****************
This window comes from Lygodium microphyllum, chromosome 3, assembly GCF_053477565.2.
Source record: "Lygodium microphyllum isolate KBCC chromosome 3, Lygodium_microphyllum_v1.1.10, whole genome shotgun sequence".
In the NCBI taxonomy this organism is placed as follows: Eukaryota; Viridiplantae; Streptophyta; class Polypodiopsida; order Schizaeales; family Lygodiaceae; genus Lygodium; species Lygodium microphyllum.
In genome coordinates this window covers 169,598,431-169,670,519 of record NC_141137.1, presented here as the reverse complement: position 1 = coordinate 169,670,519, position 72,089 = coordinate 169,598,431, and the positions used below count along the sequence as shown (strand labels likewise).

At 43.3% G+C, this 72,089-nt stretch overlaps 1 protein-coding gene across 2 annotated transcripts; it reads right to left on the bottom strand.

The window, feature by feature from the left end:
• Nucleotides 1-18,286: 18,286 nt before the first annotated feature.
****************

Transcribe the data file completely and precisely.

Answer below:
This window comes from Lygodium microphyllum, chromosome 3, assembly GCF_053477565.2.
Source record: "Lygodium microphyllum isolate KBCC chromosome 3, Lygodium_microphyllum_v1.1.10, whole genome shotgun sequence".
In the NCBI taxonomy this organism is placed as follows: Eukaryota; Viridiplantae; Streptophyta; class Polypodiopsida; order Schizaeales; family Lygodiaceae; genus Lygodium; species Lygodium microphyllum.
In genome coordinates this window covers 169,598,431-169,670,519 of record NC_141137.1, presented here as the reverse complement: position 1 = coordinate 169,670,519, position 72,089 = coordinate 169,598,431, and the positions used below count along the sequence as shown (strand labels likewise).

At 43.3% G+C, this 72,089-nt stretch overlaps 1 protein-coding gene across 2 annotated transcripts; it reads right to left on the bottom strand.

The window, feature by feature from the left end:
• Nucleotides 1-18,286: 18,286 nt before the first annotated feature.